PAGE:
ADHD ‘is a big umbrella and a lot comes under it.’ There are numerous indicators of the condition and three presentations:
- Hyperactive/Impulsive ADHD
- ADHD primarily Inattentive
- ADHD Combined who present traits of both of the other presentations and is the most common one.
I spoke with Sarah Templeton who is a passionate advocate for adolescents and adults with either unrecognised or late-diagnosed ADHD, here she explains the main indicators of ADHD in adults to look out for if you feel you may have undiagnosed ADHD.
A lot of other conditions go alongside ADHD. These are known as comorbidities or coexisting conditions.
A lot of people will have been diagnosed with learning disabilities like dyslexia or dyspraxia not realising that the underlying issue is ADHD.
Other conditions that go alongside ADHD include dyscalculia, dysgraphia, social anxiety, OCD, sensory processing disorder, auditory processing disorder, IBS and Ehlers-Danlos syndrome.
Many ADHD children and adults have gone undiagnosed in Britain because until 13 years ago we believed ADHD was a childhood behavioural disorder that people outgrew in their late teens. This has led to tens of thousands of adults being misdiagnosed and only now realising that their issues are down to ADHD.
So, what should you be looking for to work out whether you have this very common, but often missed, condition?
If you can lay your hands on your school reports, see if you were ever referred to as ‘the clown of the class.’ Psychiatrists will always ask this question when they are assessing adults for ADHD.
Also look to see whether they were comments about you ‘being able to achieve more if only you would focus or concentrate.’ And search for signs that you were either distracted or distracting others. These are clear indicators of ADHD.
As an adult, have you had problems with addiction of any kind? Whether that’s alcohol, drugs, gambling, hoarding, eating, shopping, promiscuity or any other addictive behaviour.
The ADHD brain is compulsive, so if you have any behaviours that you find difficult to control, this is another indication that you might have ADHD.
People with ADHD nearly always report busy brains and racing thoughts and most struggle with hyperactivity and restlessness. They always want the next thing, nothing ever being enough and finding it impossible to relax, or ‘just chill.’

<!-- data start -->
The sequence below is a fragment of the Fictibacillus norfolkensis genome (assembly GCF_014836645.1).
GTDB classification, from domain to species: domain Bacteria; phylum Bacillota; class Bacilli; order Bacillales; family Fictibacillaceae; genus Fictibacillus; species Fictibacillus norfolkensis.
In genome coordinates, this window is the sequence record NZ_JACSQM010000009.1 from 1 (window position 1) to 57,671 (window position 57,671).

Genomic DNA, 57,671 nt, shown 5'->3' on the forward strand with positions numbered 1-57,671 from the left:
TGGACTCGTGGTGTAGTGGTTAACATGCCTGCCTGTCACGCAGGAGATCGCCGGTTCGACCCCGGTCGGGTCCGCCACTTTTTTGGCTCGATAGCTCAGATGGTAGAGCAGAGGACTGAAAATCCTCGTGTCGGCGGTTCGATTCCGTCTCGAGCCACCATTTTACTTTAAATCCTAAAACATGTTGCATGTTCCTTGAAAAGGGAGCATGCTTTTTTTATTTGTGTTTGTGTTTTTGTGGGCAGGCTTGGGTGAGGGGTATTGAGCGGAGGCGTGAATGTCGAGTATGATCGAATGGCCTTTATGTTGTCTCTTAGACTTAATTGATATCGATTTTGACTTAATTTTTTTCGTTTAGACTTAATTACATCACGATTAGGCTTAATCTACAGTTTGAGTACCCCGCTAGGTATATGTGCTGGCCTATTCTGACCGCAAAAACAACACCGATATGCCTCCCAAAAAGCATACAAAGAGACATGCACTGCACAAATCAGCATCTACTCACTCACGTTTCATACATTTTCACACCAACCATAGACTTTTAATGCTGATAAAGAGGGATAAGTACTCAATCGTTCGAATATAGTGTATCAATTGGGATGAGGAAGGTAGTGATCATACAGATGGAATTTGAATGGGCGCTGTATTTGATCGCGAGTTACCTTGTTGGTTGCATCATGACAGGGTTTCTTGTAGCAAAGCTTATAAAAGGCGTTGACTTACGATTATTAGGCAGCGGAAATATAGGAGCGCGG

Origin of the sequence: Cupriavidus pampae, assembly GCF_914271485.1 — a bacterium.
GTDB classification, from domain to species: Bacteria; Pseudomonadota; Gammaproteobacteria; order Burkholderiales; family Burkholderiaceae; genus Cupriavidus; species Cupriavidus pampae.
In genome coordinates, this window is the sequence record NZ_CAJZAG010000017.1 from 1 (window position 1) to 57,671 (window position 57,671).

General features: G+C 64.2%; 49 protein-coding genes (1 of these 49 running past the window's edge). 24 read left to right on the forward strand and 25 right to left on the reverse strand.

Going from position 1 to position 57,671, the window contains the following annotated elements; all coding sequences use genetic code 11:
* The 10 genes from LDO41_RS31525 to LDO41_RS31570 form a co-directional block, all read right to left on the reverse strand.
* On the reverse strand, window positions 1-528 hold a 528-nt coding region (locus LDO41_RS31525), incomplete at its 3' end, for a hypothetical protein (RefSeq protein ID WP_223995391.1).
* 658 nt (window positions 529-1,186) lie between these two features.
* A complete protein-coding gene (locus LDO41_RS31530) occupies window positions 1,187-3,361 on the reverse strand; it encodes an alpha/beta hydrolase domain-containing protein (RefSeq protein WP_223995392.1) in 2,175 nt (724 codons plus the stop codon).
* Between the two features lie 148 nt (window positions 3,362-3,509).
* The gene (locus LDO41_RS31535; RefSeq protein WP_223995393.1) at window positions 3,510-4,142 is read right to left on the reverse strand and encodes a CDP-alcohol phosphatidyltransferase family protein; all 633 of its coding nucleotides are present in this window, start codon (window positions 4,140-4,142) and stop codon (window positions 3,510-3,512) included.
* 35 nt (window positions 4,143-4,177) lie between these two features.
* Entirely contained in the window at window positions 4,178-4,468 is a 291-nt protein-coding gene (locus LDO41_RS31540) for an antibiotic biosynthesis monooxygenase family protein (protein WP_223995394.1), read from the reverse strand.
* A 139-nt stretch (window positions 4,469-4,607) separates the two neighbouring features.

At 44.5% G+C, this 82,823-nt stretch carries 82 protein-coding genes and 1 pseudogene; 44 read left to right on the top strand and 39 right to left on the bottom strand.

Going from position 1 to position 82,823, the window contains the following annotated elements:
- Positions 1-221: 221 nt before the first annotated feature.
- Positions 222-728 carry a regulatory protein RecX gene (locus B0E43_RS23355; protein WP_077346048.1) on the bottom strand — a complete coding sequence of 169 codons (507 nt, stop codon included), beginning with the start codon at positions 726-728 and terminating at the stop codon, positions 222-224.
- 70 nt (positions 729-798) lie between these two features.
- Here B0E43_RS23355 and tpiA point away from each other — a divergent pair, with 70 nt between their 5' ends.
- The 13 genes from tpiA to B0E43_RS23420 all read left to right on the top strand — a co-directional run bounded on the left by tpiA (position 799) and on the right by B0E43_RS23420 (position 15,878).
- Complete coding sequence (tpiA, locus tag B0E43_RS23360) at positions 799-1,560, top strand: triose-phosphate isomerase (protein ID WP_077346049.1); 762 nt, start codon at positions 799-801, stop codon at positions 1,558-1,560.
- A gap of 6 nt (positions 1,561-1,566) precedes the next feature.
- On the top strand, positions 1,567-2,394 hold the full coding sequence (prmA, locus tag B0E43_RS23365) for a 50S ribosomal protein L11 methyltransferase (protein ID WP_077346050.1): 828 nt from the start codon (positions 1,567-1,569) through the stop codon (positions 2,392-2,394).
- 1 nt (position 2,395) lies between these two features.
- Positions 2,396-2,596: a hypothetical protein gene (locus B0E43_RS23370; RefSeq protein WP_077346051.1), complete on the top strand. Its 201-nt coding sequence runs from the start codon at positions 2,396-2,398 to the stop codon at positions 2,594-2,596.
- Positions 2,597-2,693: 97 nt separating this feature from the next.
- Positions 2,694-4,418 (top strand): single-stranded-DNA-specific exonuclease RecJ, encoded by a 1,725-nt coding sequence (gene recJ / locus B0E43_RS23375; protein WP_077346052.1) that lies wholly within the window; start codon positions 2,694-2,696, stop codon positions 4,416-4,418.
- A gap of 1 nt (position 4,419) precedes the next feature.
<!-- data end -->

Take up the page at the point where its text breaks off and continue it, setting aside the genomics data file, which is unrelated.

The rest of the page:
ADHD brains also have a particular way of thinking. They believe they know best, want everything their own way, push boundaries, don’t like being told what to do and really don’t like authority. This is why a lot of ADHD adults are self-employed. They are not keen on bosses telling them what to do!
Other traits of adult ADHD include disorganisation, procrastination, becoming overwhelmed very easily, emotional dysregulation, and a particularly strong fear of rejection and humiliation. This is actually called Rejection Sensitive Dysphoria.
ADHD people get bored very easily. Their brain needs a lot of stimulation due to the fact that it lacks dopamine. Dopamine is the happy hormone and ADHD people just don’t have enough. So, they are constantly looking for excitement, adrenaline and the buzz.
ADHD people have a huge drive to be the best and want to win, which is why the many decorated Olympians are ADHD-diagnosed.
ADHD adults are natural entertainers hence Hollywood and the world of comedy is packed with successful ADHD people.
Many people think ADHD is the wrong name for a condition that by many is seen as a very positive way to be, and whilst accepting it comes with issues, often around anxiety and depression, overall ADHD people are born entertainers, winners and high achievers in life.
Successful people with the condition include Whoopi Goldberg, Will-i-am, Tom Hanks, Justin Timberlake, Jamie Oliver, Cher and Sir Richard Branson.
Sarah Templeton is an ADHD counsellor, coach and CBT therapist and author of How Not to Murder Your ADHD Kid: Instead Learn How to Be Your Child’s Own ADHD Coach, available on Amazon, priced £19.99